Saturday, March 19, 2011

Of Mice and Men

Of Mice and Men
by Roger Smith

John Steinbeck took the name for one of his most famous works from Robert Burns’ poem, “To a Mouse.” As we all know, our plans do oft go awry, and for George and Lennie – the main characters in the current production of the G. B. Community Theatre at the Ashtabula Arts Center – that seemed to be a way of life. Their dream of working up a ‘stake’ and buying a piece of land where they could farm and live off the fat of the land was always just a dream, until they found their way to the next ranch where they just might be able to see that piece of land just across the river.
Directed by Joe Petrolia, “Of Mice and Men” is a tragic tale of two migrant ranch workers in California during the Great Depression. George and Lennie are friends, and because of Lennie’s mental capabilities, George has become his caretaker. Lennie has a penchant for touching and petting soft things – his downfall.
“Of Mice and Men” can be a study of characters like no other. The central character around which everything eventually turns is Lennie, portrayed by Clay Nielsen.
Nielsen obviously worked long and hard on this role, for his performance was nothing short of outstanding. His friend and caretaker, George, was played by Michael Breeze.
No stranger to the local stages, Breeze’s interpretation of George was excellent; he convinced the audience that he truly cared about Lennie.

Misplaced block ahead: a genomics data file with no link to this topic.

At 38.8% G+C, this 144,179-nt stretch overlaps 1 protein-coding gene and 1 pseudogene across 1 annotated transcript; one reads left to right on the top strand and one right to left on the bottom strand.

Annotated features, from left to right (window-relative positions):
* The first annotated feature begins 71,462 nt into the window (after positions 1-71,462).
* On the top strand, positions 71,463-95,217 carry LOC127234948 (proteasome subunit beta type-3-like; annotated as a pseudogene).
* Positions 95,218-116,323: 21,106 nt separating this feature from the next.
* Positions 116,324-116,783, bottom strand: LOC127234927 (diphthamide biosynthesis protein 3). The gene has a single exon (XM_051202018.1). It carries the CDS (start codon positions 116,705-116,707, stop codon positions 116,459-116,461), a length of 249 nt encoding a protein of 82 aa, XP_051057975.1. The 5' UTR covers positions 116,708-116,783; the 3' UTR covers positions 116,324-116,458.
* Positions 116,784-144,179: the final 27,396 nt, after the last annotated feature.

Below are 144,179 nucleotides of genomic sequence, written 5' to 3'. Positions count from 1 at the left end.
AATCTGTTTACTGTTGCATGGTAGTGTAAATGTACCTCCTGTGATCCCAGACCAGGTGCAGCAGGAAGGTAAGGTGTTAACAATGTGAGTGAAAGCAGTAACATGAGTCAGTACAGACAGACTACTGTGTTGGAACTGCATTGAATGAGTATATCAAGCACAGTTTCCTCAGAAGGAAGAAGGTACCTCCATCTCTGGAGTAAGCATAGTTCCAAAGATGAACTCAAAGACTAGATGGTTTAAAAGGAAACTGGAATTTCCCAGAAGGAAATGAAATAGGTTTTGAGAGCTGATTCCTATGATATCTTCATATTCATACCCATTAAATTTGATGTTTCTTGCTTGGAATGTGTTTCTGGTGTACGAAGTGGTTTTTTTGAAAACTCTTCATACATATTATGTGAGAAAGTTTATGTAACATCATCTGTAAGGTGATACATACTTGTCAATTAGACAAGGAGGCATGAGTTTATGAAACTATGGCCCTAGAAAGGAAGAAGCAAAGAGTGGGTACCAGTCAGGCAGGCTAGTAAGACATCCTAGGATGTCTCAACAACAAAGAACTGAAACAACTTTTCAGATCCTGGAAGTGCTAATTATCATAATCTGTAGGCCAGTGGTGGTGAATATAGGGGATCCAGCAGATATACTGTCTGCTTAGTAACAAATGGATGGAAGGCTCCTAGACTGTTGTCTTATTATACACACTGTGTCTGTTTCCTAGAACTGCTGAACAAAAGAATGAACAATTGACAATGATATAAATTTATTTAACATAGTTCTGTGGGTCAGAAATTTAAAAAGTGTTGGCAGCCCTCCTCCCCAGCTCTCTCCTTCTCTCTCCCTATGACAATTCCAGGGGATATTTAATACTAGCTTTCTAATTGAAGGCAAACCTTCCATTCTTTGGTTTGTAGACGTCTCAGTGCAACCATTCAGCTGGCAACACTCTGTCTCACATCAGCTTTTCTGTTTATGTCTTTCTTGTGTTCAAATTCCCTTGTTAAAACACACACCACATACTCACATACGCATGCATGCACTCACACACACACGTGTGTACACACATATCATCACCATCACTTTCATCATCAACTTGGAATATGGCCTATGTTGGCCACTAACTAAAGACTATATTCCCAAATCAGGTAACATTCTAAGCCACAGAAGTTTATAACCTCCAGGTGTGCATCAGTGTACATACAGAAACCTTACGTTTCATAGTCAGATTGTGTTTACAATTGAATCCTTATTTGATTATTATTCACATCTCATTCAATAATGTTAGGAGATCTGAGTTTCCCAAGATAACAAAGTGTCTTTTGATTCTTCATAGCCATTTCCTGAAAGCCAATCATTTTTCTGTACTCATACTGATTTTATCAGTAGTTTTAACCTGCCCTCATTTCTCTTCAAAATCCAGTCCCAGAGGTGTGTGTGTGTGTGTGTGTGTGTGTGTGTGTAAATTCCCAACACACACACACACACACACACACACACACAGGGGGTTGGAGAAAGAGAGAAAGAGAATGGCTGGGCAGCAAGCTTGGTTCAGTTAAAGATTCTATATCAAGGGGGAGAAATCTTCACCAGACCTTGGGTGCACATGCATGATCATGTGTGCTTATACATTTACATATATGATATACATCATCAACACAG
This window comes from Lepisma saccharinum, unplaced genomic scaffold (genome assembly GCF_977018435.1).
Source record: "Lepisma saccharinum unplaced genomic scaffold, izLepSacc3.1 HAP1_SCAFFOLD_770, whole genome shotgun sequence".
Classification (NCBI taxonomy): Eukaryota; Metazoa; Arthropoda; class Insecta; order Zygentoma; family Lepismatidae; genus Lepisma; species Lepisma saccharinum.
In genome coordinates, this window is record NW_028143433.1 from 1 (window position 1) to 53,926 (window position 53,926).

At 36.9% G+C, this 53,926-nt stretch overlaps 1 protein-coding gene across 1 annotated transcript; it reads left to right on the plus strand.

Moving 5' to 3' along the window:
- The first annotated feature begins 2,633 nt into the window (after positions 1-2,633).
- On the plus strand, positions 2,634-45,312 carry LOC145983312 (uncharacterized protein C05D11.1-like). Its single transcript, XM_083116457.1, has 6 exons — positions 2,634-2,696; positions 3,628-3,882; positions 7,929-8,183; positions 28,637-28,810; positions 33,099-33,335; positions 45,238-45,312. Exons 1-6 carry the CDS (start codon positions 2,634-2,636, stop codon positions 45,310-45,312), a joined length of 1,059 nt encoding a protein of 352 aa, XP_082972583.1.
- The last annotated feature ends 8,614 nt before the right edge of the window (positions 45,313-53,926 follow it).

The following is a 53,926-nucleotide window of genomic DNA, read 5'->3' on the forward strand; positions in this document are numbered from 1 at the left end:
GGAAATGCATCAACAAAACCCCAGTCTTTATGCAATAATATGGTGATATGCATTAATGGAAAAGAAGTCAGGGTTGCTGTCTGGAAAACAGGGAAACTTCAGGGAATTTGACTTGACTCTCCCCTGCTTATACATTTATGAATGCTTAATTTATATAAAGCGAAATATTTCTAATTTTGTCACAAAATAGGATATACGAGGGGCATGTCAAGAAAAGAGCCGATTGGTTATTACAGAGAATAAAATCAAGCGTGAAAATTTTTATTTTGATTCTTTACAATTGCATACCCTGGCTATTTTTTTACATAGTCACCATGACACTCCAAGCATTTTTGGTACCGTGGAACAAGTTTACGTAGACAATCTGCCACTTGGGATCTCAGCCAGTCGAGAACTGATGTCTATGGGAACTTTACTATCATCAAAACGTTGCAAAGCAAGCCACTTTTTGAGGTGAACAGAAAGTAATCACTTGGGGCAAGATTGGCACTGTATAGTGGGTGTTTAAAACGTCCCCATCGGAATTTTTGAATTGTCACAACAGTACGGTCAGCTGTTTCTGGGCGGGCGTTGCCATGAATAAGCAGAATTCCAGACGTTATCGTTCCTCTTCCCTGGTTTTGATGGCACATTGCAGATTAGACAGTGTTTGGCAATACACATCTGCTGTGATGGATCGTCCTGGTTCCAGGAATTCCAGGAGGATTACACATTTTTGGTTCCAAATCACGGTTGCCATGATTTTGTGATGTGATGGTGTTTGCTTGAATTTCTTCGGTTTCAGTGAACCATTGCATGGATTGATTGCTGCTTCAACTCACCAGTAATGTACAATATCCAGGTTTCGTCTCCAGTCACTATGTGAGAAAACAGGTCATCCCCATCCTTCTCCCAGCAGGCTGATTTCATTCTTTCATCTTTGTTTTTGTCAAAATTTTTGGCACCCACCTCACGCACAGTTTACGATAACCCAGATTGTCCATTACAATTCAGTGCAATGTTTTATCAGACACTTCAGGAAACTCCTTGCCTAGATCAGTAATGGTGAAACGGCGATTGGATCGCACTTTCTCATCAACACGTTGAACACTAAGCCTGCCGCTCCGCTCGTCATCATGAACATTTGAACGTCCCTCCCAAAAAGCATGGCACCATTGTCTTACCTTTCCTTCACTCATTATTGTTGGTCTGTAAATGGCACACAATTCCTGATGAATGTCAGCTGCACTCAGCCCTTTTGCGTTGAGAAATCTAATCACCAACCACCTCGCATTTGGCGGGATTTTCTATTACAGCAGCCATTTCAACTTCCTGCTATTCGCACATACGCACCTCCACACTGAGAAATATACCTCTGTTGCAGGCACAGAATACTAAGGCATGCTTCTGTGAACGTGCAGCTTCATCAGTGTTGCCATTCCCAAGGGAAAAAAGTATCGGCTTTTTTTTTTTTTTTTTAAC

Marvin L. Mallory, as Crooks, wove his feelings of resentment and hopefulness into his words and his mannerisms like the professional he is. Jim Powers, cast in the role of the gentle and understanding Slim, did first-rate work in his portrayal. The sadness and hopelessness which surrounded Candy was made evident by David Bucci.
The character of Curley (Raymond Perts) wore his arrogance like a new set of clothing, overdressed to the point of being comical.
Ryann Angelotti, as the only woman on stage, didn’t convince me (or any of the other characters on stage) that all she was interested in was someone to talk to. Her husband, Curley, went looking for her in the bunkhouse many times. Angelotti let the dubious side of Curley’s wife show through.
Larry Gasch as Carlson, Denny Dixon as Whit, and Tom Udell as Boss all were good in their roles, simply adding to the enjoyment of the evening’s performance.
The language is strong in “Of Mice and Men.” That not withstanding, the production which lasts a bit over 2 hours is worth the visit to the Arts Center. The show runs tonight and tomorrow night, with the curtain going up at 8:00 p.m. To inquire about tickets, please phone the Ashtabula Arts Center Box Office at 440-964-3396.


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